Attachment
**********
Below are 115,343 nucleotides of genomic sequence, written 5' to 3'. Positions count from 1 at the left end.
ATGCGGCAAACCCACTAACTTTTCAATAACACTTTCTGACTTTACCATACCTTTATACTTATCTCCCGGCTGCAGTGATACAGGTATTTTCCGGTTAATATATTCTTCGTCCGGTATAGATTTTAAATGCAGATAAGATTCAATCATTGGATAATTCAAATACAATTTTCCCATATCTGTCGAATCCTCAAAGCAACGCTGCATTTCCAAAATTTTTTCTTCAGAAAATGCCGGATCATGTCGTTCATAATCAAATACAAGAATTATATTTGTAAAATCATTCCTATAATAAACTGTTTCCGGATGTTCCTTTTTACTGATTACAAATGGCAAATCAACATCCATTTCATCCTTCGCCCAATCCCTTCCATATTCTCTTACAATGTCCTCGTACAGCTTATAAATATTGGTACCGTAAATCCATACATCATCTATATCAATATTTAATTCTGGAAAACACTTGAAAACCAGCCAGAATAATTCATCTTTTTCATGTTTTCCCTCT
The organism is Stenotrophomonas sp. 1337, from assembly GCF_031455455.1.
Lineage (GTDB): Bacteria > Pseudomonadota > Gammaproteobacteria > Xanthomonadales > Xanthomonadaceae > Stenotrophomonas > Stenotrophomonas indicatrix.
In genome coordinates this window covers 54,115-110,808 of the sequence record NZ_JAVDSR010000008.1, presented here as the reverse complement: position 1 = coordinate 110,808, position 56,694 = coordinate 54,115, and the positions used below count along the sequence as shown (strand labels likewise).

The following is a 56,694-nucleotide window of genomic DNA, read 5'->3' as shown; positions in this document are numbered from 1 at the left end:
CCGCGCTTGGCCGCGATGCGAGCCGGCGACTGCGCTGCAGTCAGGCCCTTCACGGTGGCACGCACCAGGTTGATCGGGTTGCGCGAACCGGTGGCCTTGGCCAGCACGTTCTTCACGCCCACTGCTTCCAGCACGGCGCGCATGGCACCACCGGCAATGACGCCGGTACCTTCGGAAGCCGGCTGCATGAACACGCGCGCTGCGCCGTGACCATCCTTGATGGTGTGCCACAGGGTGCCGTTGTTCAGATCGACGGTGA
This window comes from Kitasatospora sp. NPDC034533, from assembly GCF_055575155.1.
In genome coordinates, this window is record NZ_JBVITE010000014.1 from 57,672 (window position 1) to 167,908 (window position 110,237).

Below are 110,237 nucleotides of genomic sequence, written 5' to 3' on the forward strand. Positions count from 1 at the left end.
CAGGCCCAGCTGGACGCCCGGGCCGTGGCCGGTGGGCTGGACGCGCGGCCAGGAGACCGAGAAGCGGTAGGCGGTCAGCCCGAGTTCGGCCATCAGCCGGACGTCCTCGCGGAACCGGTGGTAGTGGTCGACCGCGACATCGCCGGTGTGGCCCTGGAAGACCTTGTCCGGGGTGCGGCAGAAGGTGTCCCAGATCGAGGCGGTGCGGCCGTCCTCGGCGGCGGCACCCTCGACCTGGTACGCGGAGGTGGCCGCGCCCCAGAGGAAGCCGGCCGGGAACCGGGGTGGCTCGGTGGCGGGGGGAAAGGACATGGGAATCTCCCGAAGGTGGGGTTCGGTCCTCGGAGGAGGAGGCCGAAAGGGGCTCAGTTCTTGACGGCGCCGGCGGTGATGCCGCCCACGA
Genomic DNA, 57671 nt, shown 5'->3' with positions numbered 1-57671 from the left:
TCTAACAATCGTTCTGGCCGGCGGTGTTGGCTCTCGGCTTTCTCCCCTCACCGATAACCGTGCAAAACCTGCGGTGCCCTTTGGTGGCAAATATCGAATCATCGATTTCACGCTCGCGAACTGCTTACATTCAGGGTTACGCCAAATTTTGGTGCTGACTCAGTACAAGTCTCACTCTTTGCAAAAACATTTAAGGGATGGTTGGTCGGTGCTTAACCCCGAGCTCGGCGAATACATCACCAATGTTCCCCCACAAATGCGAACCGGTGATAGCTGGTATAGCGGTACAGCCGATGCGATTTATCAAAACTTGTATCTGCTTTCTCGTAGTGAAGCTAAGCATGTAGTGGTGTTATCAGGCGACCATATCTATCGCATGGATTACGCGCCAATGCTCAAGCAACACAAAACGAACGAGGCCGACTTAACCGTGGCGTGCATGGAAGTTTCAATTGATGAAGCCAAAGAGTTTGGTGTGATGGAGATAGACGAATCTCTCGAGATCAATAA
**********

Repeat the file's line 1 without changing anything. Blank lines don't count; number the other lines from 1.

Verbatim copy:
Below are 115,343 nucleotides of genomic sequence, written 5' to 3'. Positions count from 1 at the left end.